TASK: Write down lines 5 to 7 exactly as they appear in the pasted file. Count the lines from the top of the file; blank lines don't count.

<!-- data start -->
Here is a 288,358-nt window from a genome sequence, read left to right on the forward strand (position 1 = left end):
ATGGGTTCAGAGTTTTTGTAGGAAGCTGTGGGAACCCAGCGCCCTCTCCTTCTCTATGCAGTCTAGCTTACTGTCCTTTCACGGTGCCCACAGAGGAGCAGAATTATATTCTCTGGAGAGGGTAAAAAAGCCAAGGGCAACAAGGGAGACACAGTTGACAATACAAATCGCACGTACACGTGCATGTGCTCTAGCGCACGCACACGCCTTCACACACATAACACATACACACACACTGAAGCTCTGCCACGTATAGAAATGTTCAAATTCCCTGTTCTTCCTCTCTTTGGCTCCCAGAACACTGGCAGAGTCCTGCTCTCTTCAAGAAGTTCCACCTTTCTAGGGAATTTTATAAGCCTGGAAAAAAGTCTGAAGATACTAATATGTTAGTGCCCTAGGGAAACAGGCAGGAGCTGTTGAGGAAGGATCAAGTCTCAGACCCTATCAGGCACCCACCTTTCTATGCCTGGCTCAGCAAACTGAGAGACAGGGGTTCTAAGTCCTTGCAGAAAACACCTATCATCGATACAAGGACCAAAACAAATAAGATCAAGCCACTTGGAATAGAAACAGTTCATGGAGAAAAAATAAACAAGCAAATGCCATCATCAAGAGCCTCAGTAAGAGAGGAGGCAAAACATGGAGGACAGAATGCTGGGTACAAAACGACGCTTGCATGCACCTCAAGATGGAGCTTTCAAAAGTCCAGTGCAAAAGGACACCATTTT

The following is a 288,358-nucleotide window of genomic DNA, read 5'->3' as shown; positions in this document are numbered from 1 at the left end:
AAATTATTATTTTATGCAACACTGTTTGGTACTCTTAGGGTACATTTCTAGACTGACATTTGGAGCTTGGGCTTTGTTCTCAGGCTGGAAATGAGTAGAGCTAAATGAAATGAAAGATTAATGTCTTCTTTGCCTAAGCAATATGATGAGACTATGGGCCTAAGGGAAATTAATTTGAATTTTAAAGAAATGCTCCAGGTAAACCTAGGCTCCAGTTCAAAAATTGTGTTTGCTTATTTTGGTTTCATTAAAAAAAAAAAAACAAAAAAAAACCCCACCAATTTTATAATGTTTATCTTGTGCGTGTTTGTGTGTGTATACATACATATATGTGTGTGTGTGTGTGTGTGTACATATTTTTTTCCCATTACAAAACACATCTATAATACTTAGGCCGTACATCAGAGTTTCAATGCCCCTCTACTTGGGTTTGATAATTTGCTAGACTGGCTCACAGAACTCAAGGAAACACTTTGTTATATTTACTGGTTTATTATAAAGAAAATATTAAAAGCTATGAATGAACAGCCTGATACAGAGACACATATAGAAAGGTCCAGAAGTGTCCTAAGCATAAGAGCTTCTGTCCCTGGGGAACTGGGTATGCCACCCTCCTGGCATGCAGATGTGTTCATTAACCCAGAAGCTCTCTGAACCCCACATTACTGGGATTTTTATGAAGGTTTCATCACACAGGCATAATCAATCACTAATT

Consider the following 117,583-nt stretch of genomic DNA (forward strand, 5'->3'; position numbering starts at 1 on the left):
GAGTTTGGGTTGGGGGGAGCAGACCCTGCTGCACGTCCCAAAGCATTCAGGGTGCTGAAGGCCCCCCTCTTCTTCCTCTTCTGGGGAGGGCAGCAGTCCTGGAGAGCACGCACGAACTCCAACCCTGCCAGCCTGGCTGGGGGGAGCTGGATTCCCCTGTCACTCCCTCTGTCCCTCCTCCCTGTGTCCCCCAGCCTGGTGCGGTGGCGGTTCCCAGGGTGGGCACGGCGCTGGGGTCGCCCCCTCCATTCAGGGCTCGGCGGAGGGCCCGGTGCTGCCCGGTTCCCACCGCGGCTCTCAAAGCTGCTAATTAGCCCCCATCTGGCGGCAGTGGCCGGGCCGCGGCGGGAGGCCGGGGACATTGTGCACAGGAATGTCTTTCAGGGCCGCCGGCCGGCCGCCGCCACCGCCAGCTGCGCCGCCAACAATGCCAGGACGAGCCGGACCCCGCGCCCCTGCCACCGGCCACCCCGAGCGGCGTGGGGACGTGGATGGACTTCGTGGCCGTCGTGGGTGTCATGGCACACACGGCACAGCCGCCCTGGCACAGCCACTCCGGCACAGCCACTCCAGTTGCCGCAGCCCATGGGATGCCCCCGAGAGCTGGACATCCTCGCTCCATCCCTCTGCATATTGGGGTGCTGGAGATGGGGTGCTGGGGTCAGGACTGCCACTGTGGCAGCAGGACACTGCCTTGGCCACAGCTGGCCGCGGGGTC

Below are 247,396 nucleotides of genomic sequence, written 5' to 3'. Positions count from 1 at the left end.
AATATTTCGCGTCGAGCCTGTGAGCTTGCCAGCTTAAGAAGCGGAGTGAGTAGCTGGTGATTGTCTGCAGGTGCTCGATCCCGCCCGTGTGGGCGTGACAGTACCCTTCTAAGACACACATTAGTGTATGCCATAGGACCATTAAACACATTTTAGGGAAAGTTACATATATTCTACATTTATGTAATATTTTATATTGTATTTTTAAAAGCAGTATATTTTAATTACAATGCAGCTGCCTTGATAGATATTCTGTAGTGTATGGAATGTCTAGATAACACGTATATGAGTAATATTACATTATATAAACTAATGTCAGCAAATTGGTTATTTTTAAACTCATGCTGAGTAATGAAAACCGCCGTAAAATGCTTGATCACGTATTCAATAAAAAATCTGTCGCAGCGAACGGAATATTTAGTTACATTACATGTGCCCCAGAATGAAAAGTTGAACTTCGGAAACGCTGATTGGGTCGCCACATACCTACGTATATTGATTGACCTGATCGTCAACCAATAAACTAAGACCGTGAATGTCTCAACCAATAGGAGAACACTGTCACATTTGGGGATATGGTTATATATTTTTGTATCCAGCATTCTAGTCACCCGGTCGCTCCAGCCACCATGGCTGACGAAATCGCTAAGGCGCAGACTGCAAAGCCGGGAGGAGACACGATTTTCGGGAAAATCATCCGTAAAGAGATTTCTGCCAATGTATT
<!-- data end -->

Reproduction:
Consider the following 117,583-nt stretch of genomic DNA (forward strand, 5'->3'; position numbering starts at 1 on the left):
GAGTTTGGGTTGGGGGGAGCAGACCCTGCTGCACGTCCCAAAGCATTCAGGGTGCTGAAGGCCCCCCTCTTCTTCCTCTTCTGGGGAGGGCAGCAGTCCTGGAGAGCACGCACGAACTCCAACCCTGCCAGCCTGGCTGGGGGGAGCTGGATTCCCCTGTCACTCCCTCTGTCCCTCCTCCCTGTGTCCCCCAGCCTGGTGCGGTGGCGGTTCCCAGGGTGGGCACGGCGCTGGGGTCGCCCCCTCCATTCAGGGCTCGGCGGAGGGCCCGGTGCTGCCCGGTTCCCACCGCGGCTCTCAAAGCTGCTAATTAGCCCCCATCTGGCGGCAGTGGCCGGGCCGCGGCGGGAGGCCGGGGACATTGTGCACAGGAATGTCTTTCAGGGCCGCCGGCCGGCCGCCGCCACCGCCAGCTGCGCCGCCAACAATGCCAGGACGAGCCGGACCCCGCGCCCCTGCCACCGGCCACCCCGAGCGGCGTGGGGACGTGGATGGACTTCGTGGCCGTCGTGGGTGTCATGGCACACACGGCACAGCCGCCCTGGCACAGCCACTCCGGCACAGCCACTCCAGTTGCCGCAGCCCATGGGATGCCCCCGAGAGCTGGACATCCTCGCTCCATCCCTCTGCATATTGGGGTGCTGGAGATGGGGTGCTGGGGTCAGGACTGCCACTGTGGCAGCAGGACACTGCCTTGGCCACAGCTGGCCGCGGGGTC

Below are 247,396 nucleotides of genomic sequence, written 5' to 3'. Positions count from 1 at the left end.